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The Concerned: Should Alaska create a state-owned oil company?

Scott Woodham
Aaron Jansen illustration

TO: The Alaska Legislature
Subject: Somewhere to the Future

Dear Lawmakers,

Wow, we The Concerned certainly don't envy you as the new session gears up. It seems like just yesterday you ended the last one. The big debate that hamstrung the 2011 session is poised to dominate 2012, too: the long-term future of Alaska's biggest industry and largest source of tax revenue.

Throughput in the trans-Alaska pipeline remains in slow decline, a big batch of court documents now suggest the pipeline could be viable decades longer than anyone thought, and Alaskans -- including we The Concerned -- are as divided as ever about what to do about it all.

In practical terms, it means that you'll have just that much less time to deal with everything except oil. Which concerns us, as is our habit. Regardless of how much oil is being produced over the next two or three decades, a time will come when there is none of it left in commercial quantities on state land. Then what? Well, who knows, but it won't be good unless Alaska has something else going.

Despite new information about what BP has been telling Securities and Exchange Commission regulators about the oil pipeline's lifespan, the debate is apparently reaching a new point of stasis. Old ideas are being resurrected in hopes of doing everything from building a natural gas pipeline to slowing the rate of oil production decline.

Some have suggested that an Alaska oil company could compete with the major North Slope oil producers -- or somehow coerce them to invest in new production, which is something they so far have shown no interest in doing.

We're afraid that instead of exhibiting the rumored Alaskan “can-do” spirit, a state oil company is just another instance of the deep and apparently mutual distrust between Alaskans and their major industry. Not that there aren't legitimate reasons for mistrust on both sides; it seems like every time we The Concerned turn around lately, there's another legal dispute, a previously unknown piece of information, dire or rosy press releases or statutory blind spots.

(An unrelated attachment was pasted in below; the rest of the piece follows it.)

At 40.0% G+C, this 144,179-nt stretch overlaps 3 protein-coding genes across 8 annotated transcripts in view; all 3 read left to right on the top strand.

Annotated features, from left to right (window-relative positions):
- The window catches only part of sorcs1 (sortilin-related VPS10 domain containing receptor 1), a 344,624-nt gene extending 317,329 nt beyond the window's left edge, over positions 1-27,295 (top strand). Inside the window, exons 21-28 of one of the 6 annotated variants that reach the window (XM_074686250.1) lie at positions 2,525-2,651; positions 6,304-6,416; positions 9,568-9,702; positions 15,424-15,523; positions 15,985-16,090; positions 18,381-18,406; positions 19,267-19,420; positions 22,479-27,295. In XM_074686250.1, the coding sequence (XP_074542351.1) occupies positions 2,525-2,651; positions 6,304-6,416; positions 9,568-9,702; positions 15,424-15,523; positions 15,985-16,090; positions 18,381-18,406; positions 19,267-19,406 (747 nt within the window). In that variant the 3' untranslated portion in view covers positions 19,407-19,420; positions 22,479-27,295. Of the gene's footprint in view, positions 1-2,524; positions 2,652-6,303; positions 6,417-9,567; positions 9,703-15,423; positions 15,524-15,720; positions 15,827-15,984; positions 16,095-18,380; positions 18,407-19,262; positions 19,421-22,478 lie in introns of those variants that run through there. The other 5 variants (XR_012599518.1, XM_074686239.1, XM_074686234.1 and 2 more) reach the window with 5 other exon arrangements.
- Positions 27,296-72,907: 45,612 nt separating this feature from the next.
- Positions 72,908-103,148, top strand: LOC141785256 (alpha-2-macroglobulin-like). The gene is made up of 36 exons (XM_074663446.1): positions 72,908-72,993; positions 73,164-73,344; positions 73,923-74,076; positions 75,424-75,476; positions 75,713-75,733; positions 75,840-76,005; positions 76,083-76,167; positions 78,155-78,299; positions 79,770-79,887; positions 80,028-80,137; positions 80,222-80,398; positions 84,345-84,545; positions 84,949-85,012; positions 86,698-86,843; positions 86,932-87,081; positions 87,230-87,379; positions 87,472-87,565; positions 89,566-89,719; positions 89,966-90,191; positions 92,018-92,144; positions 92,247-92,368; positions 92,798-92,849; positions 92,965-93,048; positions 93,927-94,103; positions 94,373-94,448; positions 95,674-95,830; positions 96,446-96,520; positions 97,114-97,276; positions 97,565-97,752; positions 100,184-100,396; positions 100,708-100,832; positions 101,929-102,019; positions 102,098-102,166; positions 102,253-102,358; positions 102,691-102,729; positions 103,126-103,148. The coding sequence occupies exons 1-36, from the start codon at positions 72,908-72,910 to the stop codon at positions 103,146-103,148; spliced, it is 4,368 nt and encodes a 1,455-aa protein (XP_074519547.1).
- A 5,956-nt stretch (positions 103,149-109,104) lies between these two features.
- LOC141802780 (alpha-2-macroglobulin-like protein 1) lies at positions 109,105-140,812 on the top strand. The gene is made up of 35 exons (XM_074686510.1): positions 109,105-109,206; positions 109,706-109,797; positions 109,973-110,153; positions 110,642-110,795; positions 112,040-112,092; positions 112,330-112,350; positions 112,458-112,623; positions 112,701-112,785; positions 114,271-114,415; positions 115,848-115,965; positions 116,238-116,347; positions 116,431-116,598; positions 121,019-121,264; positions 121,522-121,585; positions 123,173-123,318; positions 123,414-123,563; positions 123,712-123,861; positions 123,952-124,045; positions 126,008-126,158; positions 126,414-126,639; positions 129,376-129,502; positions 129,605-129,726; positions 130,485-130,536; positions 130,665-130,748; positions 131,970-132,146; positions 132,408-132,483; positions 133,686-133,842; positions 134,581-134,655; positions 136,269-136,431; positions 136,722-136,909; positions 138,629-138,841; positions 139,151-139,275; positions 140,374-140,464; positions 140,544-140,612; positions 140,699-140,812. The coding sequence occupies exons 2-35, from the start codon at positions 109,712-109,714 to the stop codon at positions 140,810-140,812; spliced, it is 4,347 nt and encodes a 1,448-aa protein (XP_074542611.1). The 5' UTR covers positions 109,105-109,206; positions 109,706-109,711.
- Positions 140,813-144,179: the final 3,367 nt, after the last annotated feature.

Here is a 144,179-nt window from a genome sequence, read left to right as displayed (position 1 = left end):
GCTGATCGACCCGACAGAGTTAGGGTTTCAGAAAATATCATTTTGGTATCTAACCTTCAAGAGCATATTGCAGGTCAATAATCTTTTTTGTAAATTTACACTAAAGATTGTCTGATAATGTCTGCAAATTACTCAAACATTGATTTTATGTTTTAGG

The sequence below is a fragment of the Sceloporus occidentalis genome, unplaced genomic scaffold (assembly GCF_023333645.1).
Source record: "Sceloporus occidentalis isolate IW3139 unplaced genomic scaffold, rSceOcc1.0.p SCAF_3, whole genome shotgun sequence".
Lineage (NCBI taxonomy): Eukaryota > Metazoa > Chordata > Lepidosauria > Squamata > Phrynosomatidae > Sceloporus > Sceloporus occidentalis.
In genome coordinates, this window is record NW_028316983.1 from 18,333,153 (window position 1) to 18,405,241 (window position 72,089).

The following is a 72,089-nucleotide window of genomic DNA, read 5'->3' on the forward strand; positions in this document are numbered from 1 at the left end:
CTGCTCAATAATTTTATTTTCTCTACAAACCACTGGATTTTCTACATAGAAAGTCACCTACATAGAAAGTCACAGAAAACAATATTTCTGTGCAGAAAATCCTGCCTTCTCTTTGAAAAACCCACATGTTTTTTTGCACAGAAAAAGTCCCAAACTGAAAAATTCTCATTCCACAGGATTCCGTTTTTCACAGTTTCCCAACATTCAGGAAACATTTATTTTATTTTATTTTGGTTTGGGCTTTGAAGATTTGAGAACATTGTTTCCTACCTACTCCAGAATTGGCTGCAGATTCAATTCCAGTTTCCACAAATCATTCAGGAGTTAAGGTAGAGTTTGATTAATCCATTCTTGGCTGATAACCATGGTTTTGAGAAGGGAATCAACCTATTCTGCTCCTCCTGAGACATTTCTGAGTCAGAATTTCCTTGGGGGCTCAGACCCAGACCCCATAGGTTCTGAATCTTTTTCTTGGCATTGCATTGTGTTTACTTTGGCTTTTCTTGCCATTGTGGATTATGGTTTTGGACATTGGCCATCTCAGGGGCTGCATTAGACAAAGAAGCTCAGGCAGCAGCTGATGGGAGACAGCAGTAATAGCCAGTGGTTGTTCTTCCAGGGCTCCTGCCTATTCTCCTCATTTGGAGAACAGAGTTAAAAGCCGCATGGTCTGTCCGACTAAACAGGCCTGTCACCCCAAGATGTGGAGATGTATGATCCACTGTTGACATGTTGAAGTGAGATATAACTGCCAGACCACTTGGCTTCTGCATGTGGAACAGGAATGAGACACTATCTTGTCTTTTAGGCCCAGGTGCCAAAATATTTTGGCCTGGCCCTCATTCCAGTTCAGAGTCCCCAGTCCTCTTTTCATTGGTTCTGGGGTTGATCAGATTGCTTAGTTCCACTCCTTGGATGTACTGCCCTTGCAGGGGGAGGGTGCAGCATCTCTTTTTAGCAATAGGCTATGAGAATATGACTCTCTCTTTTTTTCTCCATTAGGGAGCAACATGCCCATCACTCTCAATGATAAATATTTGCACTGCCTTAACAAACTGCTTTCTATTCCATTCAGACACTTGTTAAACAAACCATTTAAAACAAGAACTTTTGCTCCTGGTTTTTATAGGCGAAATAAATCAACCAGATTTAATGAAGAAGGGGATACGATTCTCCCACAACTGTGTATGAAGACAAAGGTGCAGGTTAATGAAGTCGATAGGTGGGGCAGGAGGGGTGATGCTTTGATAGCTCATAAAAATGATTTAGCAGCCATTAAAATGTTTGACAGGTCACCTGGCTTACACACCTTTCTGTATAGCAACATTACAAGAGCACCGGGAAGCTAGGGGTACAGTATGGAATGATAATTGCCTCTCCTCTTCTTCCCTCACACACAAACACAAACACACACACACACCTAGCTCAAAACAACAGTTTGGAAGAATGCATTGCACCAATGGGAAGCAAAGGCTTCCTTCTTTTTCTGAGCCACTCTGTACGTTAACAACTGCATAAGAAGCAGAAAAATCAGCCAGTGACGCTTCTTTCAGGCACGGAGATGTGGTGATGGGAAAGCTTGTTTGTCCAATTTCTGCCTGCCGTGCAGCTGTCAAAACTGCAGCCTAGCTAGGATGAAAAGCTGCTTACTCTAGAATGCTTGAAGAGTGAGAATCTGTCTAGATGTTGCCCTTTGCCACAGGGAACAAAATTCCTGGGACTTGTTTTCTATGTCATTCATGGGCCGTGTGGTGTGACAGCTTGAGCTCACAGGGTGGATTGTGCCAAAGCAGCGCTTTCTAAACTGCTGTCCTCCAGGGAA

Unfortunately, every time we turn around lately, it also seems there's another big investment overseas or in North America, another “shale boom,” or another LNG tanker heading to Asia from somewhere that isn't Alaska.

Although there is global precedent for state-backed oil companies, and several of them are doing very well driving investment, we're afraid that Alaska's pride is leading to the entertainment of politically impossible ideas. We also worry that instead of being a benediction sung in harmony by an owner state and its industry partners, a state petroleum company would feel pressure to become the roar of an avenging angel.

Alaska's chance to create a state oil company on par with any of the majors came decades ago, and the current debate climate means that even if one were created, public sentiment might help turn it into yet another large-scale public failure, an Alaska-sized boondoggle.